By a unanimous vote the Scott County Fiscal Court passed a resolution Thursday prohibiting the disposal of solid waste in the county.

The resolution is another step by the county to close Central Kentucky Landfill and reroute its own solid waste elsewhere. The resolution now must be approved by the Solid Waste Management Division of the state Cabinet for Energy and Environment. A public hearing would also be held if requested. If the state cabinet issues an approval the resolution will officially amend the county’s Solid Waste Management plan.

During the meeting Judge-Executive Joe Pat Covington revealed Central Kentucky Landfill owes the county past due tipping fees. The county had been trying to negotiate with landfill officials regarding odor complaints, road conditions leading to the landfill, the frequency and size of the trucks hauling garbage from Fayette County and elsewhere and the frequency of state violations, Covington has said in past meetings.

“The county sent a letter to WSB (Waste Services of the Bluegrass) notifying them about our concerns,” Covington told the court. “Since that letter we have not received any tipping fees, which to date amount to over $250,000. At some point we’re going to have to determine how we’re going to deal with that.”

In May 2012, Central Kentucky Landfill submitted a plan to expand its footprint and capacity, which was turned down because of the lack of proper zoning for a portion of the area of the proposed expansion, the resolution states. A second expansion plan was submitted by the landfill in 2017, which the county has contested because “the design and capacity of the current application differed markedly from what was initially submitted, reviewed and submitted to public notice.”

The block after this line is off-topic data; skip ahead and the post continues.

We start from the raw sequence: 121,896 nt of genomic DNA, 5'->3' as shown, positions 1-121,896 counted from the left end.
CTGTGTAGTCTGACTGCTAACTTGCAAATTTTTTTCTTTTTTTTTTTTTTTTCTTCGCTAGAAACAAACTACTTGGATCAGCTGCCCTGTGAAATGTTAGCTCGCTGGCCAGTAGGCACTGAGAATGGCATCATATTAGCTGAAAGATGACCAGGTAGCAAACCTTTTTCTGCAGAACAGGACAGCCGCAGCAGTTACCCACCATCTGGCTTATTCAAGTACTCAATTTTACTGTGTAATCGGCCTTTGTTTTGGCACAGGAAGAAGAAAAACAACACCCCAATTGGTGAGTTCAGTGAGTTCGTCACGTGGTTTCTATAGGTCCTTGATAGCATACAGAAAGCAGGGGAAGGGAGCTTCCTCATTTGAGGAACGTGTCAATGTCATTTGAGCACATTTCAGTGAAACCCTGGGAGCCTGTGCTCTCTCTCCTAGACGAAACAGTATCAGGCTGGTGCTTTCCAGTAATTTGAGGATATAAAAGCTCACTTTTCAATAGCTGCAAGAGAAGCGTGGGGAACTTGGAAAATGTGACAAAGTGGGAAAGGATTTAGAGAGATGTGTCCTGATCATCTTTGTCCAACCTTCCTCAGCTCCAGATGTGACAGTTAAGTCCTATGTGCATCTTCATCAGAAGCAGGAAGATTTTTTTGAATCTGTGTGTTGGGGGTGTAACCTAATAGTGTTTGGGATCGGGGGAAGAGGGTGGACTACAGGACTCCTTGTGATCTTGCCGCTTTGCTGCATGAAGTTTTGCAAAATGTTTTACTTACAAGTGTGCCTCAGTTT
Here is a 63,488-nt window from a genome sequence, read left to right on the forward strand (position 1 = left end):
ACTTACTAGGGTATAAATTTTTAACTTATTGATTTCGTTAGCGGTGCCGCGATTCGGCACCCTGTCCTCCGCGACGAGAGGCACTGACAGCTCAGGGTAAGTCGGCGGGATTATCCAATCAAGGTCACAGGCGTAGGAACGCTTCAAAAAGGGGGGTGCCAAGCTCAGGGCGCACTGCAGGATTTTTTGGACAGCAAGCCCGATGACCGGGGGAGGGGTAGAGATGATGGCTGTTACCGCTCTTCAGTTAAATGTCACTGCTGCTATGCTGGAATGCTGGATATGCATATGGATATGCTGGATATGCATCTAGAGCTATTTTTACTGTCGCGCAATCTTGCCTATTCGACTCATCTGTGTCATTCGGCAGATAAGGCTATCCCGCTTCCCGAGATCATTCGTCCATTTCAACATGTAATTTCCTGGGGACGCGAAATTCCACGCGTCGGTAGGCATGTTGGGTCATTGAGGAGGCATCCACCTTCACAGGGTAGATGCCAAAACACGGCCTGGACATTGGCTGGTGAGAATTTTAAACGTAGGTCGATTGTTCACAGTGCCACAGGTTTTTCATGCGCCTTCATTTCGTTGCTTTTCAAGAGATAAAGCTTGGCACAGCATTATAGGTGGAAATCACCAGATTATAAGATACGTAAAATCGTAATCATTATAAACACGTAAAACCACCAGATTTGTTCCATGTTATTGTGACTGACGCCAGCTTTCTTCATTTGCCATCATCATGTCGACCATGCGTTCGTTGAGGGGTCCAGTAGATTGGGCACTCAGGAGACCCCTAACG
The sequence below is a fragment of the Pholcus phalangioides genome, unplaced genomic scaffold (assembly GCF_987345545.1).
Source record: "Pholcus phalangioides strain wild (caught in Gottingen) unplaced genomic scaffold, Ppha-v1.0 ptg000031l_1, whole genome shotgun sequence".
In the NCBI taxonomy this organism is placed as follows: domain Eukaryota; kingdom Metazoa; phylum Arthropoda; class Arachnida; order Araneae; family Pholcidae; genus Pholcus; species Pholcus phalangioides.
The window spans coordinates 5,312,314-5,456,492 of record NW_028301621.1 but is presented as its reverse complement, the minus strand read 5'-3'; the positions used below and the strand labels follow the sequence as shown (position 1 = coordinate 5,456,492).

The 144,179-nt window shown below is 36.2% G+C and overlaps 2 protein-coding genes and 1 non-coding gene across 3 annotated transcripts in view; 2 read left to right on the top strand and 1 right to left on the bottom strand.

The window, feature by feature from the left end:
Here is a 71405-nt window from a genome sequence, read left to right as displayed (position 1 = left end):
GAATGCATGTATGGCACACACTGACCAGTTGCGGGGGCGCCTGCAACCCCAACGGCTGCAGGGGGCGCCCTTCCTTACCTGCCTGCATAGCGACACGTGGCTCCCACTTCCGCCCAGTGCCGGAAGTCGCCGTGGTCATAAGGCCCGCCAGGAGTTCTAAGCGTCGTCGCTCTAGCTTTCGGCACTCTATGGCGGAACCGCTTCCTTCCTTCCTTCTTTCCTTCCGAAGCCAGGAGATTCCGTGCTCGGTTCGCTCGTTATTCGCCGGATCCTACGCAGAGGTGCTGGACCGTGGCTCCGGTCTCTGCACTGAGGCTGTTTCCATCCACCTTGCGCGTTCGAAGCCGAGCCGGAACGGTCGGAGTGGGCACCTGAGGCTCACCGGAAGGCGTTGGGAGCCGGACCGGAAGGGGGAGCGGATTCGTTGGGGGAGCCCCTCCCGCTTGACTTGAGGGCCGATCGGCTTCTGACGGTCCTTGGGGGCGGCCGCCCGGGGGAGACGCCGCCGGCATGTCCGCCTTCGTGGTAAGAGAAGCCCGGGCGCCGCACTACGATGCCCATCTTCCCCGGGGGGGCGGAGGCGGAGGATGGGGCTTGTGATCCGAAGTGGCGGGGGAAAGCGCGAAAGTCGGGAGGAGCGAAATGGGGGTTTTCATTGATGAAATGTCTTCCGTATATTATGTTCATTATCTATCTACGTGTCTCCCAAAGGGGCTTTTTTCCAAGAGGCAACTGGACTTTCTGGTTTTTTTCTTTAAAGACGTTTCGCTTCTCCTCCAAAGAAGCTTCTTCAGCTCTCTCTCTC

In April of this year, the Secretary of the Energy and Environment Cabinet agreed the revised permit application was in error and directed the Division of Solid Waste Management to deny the application and not approve the related draft permit.

Because the landfill’s permit was denied by the state, a new application for expansion must be submitted, which opens a window for the county to revise its Solid Waste Management Plan to prohibit any solid waste disposal within the county or in the landfill.

“Whereas, the Fiscal Court of Scott County, in its capacity as Scott County Solid Waste Area Governing Body, has determined that the best interests of the county and its residents will be served by eliminating capacity for solid waste disposal within the county….” 

The resolution states Republic Services and Rumpke of Kentucky to provide garbage disposal services for Scott County, but actual disposal will take place outside the county.

The resolution goes into effect once the landfill reaches its current capacity, which most officials believe will happen later this year.


Mike Scogin can be reached at

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